This stream can be seen even today and goes by the name of danDa tIrtha
VAdirAja had a disciple called nArAyanAchArya, who was very intelligent but ill-mannered. He had the bad habit of maligning everybody including his own guru. VAdirAja was very patient with him but one day when he crossed all limits, VAdirAja cursed him to be a brahma-pishAchi (a type of ghost).
nArAyanAchArya became a ghost and started haunting a forest near Hampi. He would stop all wayfarers and ask them a cryptic question “A kA mA vy ko na snAta ha?” (meaning ‘who does not bathe in A kA mA vy?’). Nobody could answer this. He would then harass them and cause a lot of pain and suffering.
To understand the question one needs a little bit of background. The months of AshADha, kArtIka, mArghashira and vyshAkha in the Hindu calendar are considered holy. People usually perform special poojas to God during this time, and since bathing is a pre-requisite for any pooja, almost everybody bathes in these months. So the ghost was really asking “who are the evil people who do not bathe in the holy months of AshADa, kArtIka, mArghashira and vyshyAkha?”
Once when VAdirAja himself was passing by that forest he was confronted by the ghost. He then put a question to the ghost “What are you willing to wager?” The ghost replied “If you answer this, I will be your slave for life. If you don’t, I will eat you and your retinue”.
VAdirAja agreed to the ghost’s condition and gave the following reply to the question: “RanDa-putrah tvam na snAta ha!” (son of a prostitute, you don’t bathe in these holy months). Since this answer was correct, the ghost lost and hence had to serve VAdirAja for life. From that day onwards, he faithfully served VAdirAja and is fondly called as nArAyaNa bhUta or BhUta-rAjaru.
Sode or Svadi is a small town in North Kannada district of modern Karnataka, and about a few miles from Sirsi. In the sixteenth century it was the capital of a small province governed by a chieftain called Arasappa Nayaka, owing allegiance to the Vijayanagar empire. With the fall of the Vijayanagar empire Sode became an independent province with Nayaka as the king.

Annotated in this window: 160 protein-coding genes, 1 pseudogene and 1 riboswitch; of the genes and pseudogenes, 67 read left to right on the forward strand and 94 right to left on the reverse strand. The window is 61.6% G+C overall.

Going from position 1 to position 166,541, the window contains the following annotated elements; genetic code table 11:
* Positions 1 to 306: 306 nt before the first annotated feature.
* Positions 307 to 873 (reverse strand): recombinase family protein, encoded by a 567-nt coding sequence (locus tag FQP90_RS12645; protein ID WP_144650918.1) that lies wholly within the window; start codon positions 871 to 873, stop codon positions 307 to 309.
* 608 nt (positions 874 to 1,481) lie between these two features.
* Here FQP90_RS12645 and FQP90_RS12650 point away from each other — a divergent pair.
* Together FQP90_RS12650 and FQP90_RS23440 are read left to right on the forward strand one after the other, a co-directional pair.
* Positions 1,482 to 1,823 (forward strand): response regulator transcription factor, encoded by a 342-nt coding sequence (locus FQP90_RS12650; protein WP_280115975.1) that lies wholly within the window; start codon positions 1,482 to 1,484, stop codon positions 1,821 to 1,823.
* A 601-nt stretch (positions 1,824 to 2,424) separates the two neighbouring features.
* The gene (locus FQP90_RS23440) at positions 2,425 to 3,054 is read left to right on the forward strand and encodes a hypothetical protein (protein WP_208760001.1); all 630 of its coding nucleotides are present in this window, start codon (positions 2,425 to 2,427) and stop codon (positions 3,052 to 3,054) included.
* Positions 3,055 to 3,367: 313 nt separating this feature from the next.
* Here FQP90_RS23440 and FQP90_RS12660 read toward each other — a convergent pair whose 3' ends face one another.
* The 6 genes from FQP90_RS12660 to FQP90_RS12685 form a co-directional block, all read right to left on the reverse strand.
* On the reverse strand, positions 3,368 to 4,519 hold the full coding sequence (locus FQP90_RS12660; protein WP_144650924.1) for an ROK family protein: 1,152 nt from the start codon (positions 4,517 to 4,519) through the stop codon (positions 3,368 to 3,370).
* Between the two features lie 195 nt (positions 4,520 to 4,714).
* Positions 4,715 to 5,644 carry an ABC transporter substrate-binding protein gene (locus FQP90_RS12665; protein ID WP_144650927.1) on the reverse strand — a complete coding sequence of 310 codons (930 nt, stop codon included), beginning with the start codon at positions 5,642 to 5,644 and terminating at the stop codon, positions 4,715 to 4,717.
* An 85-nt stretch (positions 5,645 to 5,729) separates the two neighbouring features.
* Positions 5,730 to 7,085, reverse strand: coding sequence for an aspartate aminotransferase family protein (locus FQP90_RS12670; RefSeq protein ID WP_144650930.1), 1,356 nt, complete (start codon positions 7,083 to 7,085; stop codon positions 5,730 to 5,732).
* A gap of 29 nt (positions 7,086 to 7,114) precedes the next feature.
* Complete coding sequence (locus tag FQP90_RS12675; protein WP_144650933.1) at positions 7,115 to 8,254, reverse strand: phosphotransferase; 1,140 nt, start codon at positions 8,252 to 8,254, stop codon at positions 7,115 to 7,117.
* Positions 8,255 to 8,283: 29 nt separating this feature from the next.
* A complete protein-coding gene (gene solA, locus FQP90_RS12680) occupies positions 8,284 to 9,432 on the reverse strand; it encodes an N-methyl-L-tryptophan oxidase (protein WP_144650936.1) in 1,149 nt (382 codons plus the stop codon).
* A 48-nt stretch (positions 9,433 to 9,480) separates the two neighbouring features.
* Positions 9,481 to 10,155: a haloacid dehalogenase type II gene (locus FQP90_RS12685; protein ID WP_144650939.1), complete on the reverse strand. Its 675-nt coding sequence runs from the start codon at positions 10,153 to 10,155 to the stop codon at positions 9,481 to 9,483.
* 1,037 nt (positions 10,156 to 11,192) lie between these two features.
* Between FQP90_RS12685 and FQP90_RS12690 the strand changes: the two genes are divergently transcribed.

He was under the influence of a vile sorcerer who poisoned his mind against Brahmins. They were ill treated and subjected to all kinds of harassment like not being allowed to draw water from community wells and subjected to insults in every possible manner. Nayaka also alienated other sections of the population leading to total chaos in the province. Enemies saw a golden opportunity to attack the province and did so. With enemy soldiers ringing his fort, and his own ministers rebelling against him, Nayaka had no choice but to flee from the palace. As he was fleeing he came across the retinue of VAdirAja who was passing by.
The radiance emanating from VAdirAja’s face and his glorious personality wrought a major change in Nayaka’s thinking. He immediately surrendered at VAdirAja’s feet and sought his protection. He felt genuine remorse at all the sins committed by him and begged VAdirAja to forgive him. VAdirAja was moved by his repentance and decided to help him. He blessed him with mantrAkshate and asked him to go back and fight his enemies. Nayaka did so and by the blessing of VAdirAja prevailed over his enemies.
The overjoyed Nayaka invited VAdirAja into the town of Sode with all due pomp and glory. The sorcerer guru, who had fled from Sode, returned and challenged VAdirAja to a debate. When his witchcraft and arguments did not prevail against VAdirAja, he had to leave the province as a traitor. As a symbol of this liberation of Sode, VAdirAja decided to use Arasappa NAyaka’s ganTe (bell used during pooja) as the main one in the maTha.
Even today one finds that the bell used in Sode maTha has a Basava (bull) icon on the top of its stem instead of Sri Hanuman, as is the practice with other MAdhva temples and maThas.
From that onwards, Nayaka shed his wicked ways and became an ardent devotee of VAdirAja, serving him with utmost devotion. He begged VAdirAja to stay in Sode itself, to bless him and his subjects.
Sri Trivikrama Temple
It is said that during his visit to Badari, VAdirAja had met with AchArya Madhva and Vedavyasa. He had expressed his desire to establish a grand temple to Lord Trivikrama and had requested them to provide him with a suitable icon.
Arasappa Nayaka had one long standing desire – to set up a major temple in Sode. When he expressed his desire to VadirAja, VAdirAja told him that this was his desire too and asked him to make the necessary arrangements for the construction of the temple.
As the temple started approaching its final shape people were wondering where the icon was. VAdirAja assured them “This is not a regular icon that needs to go through the normal process of consecration. It is already being personally worshipped by AchArya Madhva. So the only consecration needed is to perform the maha pooja in SvAdi. Our Lord Trivikrama will come in his own special chariot”.
He then sent BhUta rAja to Badari to fetch the icon. When BhUta rAja was on his way back with the icon in a chariot he was attacked by some demons. He used one of the wheels of the chariot to fight and defeat them. He reached Sode in time for the maha pooja with everything intact except for one missing wheel on the chariot. Even today one can see just 3 wheels on the chariot in Sri Trivikrama temple’s garbhagudi.It is said that when the temple was being constructed there was a small mishap and one of the stone pillars was about to fall down.